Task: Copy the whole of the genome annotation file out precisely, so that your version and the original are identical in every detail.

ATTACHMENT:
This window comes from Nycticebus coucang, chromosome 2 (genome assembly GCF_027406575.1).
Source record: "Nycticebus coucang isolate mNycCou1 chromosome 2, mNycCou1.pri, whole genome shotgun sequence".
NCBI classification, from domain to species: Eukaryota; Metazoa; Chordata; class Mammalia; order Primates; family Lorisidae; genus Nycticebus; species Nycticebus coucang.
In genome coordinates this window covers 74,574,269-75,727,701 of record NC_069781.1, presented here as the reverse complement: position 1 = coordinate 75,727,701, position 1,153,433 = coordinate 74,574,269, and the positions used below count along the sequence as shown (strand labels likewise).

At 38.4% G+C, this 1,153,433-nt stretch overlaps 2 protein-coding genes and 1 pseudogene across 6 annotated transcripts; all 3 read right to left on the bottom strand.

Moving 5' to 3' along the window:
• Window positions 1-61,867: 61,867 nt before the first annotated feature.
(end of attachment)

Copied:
This window comes from Nycticebus coucang, chromosome 2 (genome assembly GCF_027406575.1).
Source record: "Nycticebus coucang isolate mNycCou1 chromosome 2, mNycCou1.pri, whole genome shotgun sequence".
NCBI classification, from domain to species: Eukaryota; Metazoa; Chordata; class Mammalia; order Primates; family Lorisidae; genus Nycticebus; species Nycticebus coucang.
In genome coordinates this window covers 74,574,269-75,727,701 of record NC_069781.1, presented here as the reverse complement: position 1 = coordinate 75,727,701, position 1,153,433 = coordinate 74,574,269, and the positions used below count along the sequence as shown (strand labels likewise).

At 38.4% G+C, this 1,153,433-nt stretch overlaps 2 protein-coding genes and 1 pseudogene across 6 annotated transcripts; all 3 read right to left on the bottom strand.

Moving 5' to 3' along the window:
• Window positions 1-61,867: 61,867 nt before the first annotated feature.